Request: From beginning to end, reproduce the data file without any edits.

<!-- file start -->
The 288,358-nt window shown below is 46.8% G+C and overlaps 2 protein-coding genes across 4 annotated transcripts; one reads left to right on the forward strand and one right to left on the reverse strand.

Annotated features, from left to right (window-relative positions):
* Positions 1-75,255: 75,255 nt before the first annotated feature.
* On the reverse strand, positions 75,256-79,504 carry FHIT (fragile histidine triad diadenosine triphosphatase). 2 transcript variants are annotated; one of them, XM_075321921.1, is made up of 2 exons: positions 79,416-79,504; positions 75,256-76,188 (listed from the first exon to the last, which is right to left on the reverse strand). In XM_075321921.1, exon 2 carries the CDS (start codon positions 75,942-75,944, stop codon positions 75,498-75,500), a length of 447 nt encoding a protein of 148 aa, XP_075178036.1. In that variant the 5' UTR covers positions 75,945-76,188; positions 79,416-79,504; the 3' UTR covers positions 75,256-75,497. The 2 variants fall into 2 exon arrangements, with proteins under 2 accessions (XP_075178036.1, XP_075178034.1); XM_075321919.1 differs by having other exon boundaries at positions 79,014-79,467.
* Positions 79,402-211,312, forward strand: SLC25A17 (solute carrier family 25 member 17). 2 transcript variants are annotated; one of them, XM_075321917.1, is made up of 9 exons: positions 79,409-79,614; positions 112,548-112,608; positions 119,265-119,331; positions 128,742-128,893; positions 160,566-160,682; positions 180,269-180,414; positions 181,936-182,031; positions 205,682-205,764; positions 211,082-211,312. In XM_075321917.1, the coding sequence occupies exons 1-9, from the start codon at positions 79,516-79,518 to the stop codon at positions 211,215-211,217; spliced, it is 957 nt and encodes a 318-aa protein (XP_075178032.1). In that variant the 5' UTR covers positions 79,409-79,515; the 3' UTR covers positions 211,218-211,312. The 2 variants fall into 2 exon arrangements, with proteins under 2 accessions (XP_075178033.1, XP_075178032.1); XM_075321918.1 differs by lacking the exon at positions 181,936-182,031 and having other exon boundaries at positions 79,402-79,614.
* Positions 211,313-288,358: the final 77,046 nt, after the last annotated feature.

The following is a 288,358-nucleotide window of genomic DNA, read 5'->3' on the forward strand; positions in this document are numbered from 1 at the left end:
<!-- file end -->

The 288,358-nt window shown below is 46.8% G+C and overlaps 2 protein-coding genes across 4 annotated transcripts; one reads left to right on the forward strand and one right to left on the reverse strand.

Annotated features, from left to right (window-relative positions):
* Positions 1-75,255: 75,255 nt before the first annotated feature.
* On the reverse strand, positions 75,256-79,504 carry FHIT (fragile histidine triad diadenosine triphosphatase). 2 transcript variants are annotated; one of them, XM_075321921.1, is made up of 2 exons: positions 79,416-79,504; positions 75,256-76,188 (listed from the first exon to the last, which is right to left on the reverse strand). In XM_075321921.1, exon 2 carries the CDS (start codon positions 75,942-75,944, stop codon positions 75,498-75,500), a length of 447 nt encoding a protein of 148 aa, XP_075178036.1. In that variant the 5' UTR covers positions 75,945-76,188; positions 79,416-79,504; the 3' UTR covers positions 75,256-75,497. The 2 variants fall into 2 exon arrangements, with proteins under 2 accessions (XP_075178036.1, XP_075178034.1); XM_075321919.1 differs by having other exon boundaries at positions 79,014-79,467.
* Positions 79,402-211,312, forward strand: SLC25A17 (solute carrier family 25 member 17). 2 transcript variants are annotated; one of them, XM_075321917.1, is made up of 9 exons: positions 79,409-79,614; positions 112,548-112,608; positions 119,265-119,331; positions 128,742-128,893; positions 160,566-160,682; positions 180,269-180,414; positions 181,936-182,031; positions 205,682-205,764; positions 211,082-211,312. In XM_075321917.1, the coding sequence occupies exons 1-9, from the start codon at positions 79,516-79,518 to the stop codon at positions 211,215-211,217; spliced, it is 957 nt and encodes a 318-aa protein (XP_075178032.1). In that variant the 5' UTR covers positions 79,409-79,515; the 3' UTR covers positions 211,218-211,312. The 2 variants fall into 2 exon arrangements, with proteins under 2 accessions (XP_075178033.1, XP_075178032.1); XM_075321918.1 differs by lacking the exon at positions 181,936-182,031 and having other exon boundaries at positions 79,402-79,614.
* Positions 211,313-288,358: the final 77,046 nt, after the last annotated feature.

The following is a 288,358-nucleotide window of genomic DNA, read 5'->3' on the forward strand; positions in this document are numbered from 1 at the left end: